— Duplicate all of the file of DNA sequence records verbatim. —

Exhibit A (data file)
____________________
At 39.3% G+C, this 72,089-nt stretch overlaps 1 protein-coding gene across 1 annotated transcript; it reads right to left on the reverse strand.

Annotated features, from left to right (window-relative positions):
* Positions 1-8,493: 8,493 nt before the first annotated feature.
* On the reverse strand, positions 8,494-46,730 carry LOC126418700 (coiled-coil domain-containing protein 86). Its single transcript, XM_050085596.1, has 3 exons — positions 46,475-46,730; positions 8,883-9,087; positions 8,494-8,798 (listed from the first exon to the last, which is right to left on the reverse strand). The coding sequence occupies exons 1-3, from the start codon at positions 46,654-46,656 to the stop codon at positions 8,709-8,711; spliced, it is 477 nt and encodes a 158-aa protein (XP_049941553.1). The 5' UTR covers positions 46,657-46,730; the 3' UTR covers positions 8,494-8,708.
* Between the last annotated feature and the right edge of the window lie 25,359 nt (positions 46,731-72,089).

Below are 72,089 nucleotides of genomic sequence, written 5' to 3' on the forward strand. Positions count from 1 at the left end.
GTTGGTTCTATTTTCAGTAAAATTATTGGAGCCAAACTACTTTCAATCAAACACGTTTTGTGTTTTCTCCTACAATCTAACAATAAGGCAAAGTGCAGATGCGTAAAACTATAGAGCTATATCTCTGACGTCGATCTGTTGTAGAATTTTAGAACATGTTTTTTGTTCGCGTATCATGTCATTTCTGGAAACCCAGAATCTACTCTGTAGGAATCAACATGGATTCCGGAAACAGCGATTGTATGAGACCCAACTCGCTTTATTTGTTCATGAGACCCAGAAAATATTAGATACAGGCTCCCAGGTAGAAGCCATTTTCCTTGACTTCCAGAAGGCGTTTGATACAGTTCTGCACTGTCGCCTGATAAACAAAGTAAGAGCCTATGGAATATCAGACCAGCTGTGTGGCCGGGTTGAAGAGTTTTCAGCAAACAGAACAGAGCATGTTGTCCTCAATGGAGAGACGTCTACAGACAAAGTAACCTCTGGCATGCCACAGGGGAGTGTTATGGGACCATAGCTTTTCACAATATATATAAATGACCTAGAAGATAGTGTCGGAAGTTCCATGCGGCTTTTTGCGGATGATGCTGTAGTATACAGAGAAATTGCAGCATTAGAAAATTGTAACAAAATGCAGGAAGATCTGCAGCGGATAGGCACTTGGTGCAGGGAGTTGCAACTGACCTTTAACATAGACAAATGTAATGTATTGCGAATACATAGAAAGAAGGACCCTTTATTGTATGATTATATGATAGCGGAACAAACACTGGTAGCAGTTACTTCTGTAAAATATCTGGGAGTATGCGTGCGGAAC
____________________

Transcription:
At 39.3% G+C, this 72,089-nt stretch overlaps 1 protein-coding gene across 1 annotated transcript; it reads right to left on the reverse strand.

Annotated features, from left to right (window-relative positions):
* Positions 1-8,493: 8,493 nt before the first annotated feature.
* On the reverse strand, positions 8,494-46,730 carry LOC126418700 (coiled-coil domain-containing protein 86). Its single transcript, XM_050085596.1, has 3 exons — positions 46,475-46,730; positions 8,883-9,087; positions 8,494-8,798 (listed from the first exon to the last, which is right to left on the reverse strand). The coding sequence occupies exons 1-3, from the start codon at positions 46,654-46,656 to the stop codon at positions 8,709-8,711; spliced, it is 477 nt and encodes a 158-aa protein (XP_049941553.1). The 5' UTR covers positions 46,657-46,730; the 3' UTR covers positions 8,494-8,708.
* Between the last annotated feature and the right edge of the window lie 25,359 nt (positions 46,731-72,089).

Below are 72,089 nucleotides of genomic sequence, written 5' to 3' on the forward strand. Positions count from 1 at the left end.
GTTGGTTCTATTTTCAGTAAAATTATTGGAGCCAAACTACTTTCAATCAAACACGTTTTGTGTTTTCTCCTACAATCTAACAATAAGGCAAAGTGCAGATGCGTAAAACTATAGAGCTATATCTCTGACGTCGATCTGTTGTAGAATTTTAGAACATGTTTTTTGTTCGCGTATCATGTCATTTCTGGAAACCCAGAATCTACTCTGTAGGAATCAACATGGATTCCGGAAACAGCGATTGTATGAGACCCAACTCGCTTTATTTGTTCATGAGACCCAGAAAATATTAGATACAGGCTCCCAGGTAGAAGCCATTTTCCTTGACTTCCAGAAGGCGTTTGATACAGTTCTGCACTGTCGCCTGATAAACAAAGTAAGAGCCTATGGAATATCAGACCAGCTGTGTGGCCGGGTTGAAGAGTTTTCAGCAAACAGAACAGAGCATGTTGTCCTCAATGGAGAGACGTCTACAGACAAAGTAACCTCTGGCATGCCACAGGGGAGTGTTATGGGACCATAGCTTTTCACAATATATATAAATGACCTAGAAGATAGTGTCGGAAGTTCCATGCGGCTTTTTGCGGATGATGCTGTAGTATACAGAGAAATTGCAGCATTAGAAAATTGTAACAAAATGCAGGAAGATCTGCAGCGGATAGGCACTTGGTGCAGGGAGTTGCAACTGACCTTTAACATAGACAAATGTAATGTATTGCGAATACATAGAAAGAAGGACCCTTTATTGTATGATTATATGATAGCGGAACAAACACTGGTAGCAGTTACTTCTGTAAAATATCTGGGAGTATGCGTGCGGAAC